The point must be made, and the evidence must be allowed, that the pretender lenders are gaming the system every day and literally stealing homes from both homeowners and investors who thought they had an interest in those homes when they bought mortgage backed securities. This leaves the borrower in a position of financial double jeopardy wherein the true owner of the loan can still make a claim and the investor is simply out of luck — usually have been misinformed about the payments or status of the pool of assets the investor bought into.

“How do I prove that?” is the usual question. You don’t prove it you ask it. After performing a forensic review, hopefully by an independent expert, you present allegations and evidence that upon the best information you have, you believe the loan was securitized and that the owner of the loan is not the party who brought the action. You offer further your belief that the loan might have been paid or transferred by reason of federal bailout or insurance or credit default swaps, and that this pretender lender refuses to answer the questions put to them in the qualified written request and debt validation letter.

Since the QWR and DVL are statutory letters giving rise to an obligation to answer and resolve the issue, and the pretender lender is already in violation, the only answer the pretender lender could have to avoid sanction for failing to conform to statute is to say they are not a lender and therefore they don’t have any obligation to answer. This of course knocks them out of the position of would-be forecloser. If the pretender lender simply fails to comply, then your position is that no creditor can seek to collect on a debt without proving the debt is due. Since you have asked for a full accounting of the chain of title on the loan and the money received from all parties, not just the borrower, it is impossible to state how much of the obligation is due and to whom it is owed.

Thus the answer is that you allege the facts, you present probable cause (forensic review) for your allegations and then enter the discovery phase in which you press the pretender lender into eventually taking the position that they don’t need care, custody or control over the note or loan. They will take the position that they have the bare right to enforce the note and mortgage with or without the proper documentation. Most judges won’t buy that.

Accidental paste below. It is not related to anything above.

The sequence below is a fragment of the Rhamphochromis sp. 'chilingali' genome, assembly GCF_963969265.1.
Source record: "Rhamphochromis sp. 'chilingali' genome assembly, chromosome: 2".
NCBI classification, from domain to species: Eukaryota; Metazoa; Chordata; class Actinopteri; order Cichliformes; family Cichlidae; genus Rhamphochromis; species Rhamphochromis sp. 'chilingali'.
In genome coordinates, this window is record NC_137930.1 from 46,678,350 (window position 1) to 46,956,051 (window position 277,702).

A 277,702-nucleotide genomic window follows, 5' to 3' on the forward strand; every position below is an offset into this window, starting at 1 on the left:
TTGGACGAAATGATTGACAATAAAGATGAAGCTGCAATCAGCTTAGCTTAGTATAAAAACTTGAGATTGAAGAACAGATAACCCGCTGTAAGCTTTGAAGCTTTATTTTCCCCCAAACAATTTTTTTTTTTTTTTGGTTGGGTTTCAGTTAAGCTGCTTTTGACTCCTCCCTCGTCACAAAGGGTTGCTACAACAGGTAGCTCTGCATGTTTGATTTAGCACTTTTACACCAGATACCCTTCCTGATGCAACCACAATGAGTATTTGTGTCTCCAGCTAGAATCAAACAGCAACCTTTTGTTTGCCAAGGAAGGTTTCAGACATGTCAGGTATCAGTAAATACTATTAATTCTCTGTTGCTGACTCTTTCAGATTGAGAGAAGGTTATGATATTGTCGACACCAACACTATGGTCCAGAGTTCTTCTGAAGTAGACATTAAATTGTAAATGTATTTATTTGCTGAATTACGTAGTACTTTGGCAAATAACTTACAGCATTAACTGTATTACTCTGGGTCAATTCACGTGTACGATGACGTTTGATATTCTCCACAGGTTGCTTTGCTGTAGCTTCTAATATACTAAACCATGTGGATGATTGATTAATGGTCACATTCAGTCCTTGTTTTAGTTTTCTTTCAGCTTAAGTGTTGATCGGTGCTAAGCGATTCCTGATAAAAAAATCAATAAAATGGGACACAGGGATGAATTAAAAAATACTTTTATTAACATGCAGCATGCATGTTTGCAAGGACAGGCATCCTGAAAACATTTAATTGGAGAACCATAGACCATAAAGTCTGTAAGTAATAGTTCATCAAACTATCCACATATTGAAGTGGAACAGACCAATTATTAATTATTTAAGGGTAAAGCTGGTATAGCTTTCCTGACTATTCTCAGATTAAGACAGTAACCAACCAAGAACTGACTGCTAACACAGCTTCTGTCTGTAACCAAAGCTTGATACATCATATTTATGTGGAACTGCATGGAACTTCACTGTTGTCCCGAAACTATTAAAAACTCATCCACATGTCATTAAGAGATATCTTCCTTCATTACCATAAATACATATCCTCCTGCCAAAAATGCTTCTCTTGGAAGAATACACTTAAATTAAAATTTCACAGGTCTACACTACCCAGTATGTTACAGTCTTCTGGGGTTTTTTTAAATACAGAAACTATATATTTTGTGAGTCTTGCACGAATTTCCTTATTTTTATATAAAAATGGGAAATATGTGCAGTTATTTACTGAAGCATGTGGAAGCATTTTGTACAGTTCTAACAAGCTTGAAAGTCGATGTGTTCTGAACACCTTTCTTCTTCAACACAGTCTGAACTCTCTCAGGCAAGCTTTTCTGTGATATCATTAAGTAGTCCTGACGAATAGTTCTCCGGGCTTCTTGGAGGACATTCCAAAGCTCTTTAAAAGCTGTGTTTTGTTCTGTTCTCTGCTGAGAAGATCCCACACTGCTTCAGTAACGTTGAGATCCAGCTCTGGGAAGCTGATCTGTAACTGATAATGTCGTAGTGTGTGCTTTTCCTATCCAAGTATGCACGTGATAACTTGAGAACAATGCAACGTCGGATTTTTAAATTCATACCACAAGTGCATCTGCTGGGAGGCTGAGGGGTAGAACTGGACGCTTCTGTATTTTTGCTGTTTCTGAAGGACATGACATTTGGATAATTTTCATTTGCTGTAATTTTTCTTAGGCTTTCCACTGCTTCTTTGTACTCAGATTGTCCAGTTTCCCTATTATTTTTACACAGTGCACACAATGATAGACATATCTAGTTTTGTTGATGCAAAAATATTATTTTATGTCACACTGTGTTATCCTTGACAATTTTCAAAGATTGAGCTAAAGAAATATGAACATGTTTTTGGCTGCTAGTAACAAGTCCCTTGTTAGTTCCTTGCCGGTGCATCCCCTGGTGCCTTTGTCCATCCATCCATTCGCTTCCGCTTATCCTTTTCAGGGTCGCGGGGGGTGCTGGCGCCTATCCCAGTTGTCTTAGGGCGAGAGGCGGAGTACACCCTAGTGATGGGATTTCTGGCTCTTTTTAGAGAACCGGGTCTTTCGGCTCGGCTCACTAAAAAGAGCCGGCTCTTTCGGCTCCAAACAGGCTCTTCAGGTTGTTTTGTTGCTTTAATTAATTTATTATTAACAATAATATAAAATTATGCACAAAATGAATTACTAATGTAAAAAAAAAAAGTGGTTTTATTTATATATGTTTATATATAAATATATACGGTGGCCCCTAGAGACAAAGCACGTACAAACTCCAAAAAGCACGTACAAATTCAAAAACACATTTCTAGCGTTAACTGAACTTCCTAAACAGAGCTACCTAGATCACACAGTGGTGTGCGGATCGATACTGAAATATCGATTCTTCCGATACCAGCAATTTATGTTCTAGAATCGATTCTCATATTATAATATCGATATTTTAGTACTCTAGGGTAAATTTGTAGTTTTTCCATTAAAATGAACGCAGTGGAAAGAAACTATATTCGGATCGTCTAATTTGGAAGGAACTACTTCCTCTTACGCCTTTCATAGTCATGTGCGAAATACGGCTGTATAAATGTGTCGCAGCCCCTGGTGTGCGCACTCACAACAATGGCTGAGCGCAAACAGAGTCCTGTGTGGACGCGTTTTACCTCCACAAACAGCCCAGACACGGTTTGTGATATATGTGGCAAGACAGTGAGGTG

By the way, a simple and deadly question to ask the pretender lender in litigation is whether they have complete decision-making authority to modify the loan. You’ll be killing several birds with one stone when answer or refuse to answer that question — especially in California where there is an obligation on the part of the lender to have a modification program in place. The current programs in place are from servicers, not lenders.

7 Responses

  1. A quick question guys. I friend of mine in St Pete FL waited to long to file an written response to his foreclosure, and has had a summary judgement filed. There has not been a sale yet. With the new Kansas ruling is there something he can file to get back in the game?

    John Anderson

  2. Hi everyone. I am the author of the above “Open Letter to President Obama.”

    I am positive about the Wells Fargo / Cheronda Guyton matter taking place in Malibu; and that the property was even referred to as “Malibu Colony properties.” (Unfortunately, I’m not a good proofreader, nor, thanks to mortgage fraud, can I afford one.) I am aware that real estate agent Irene Dazaan-Palmer wanted show the lender-reclaimed Malibu property of Lawrence and Linda Elins. I simply mistyped the word Miami instead of Malibu, and never even realized I had done so.

    However, I feel certain it is clear to any reader that the identities as well as the incident about which I wrote were in fact the people in Malibu.

    ALSO, I am not a lawyer, I am simply someone who uses her time, money, and resources to do what I can to help people to whom blogs such as these are intended. If typos are more interesting than any information I share, please ignore my submissions. Again, thanks for calling attention to my Miami / Malibu error. -Barbara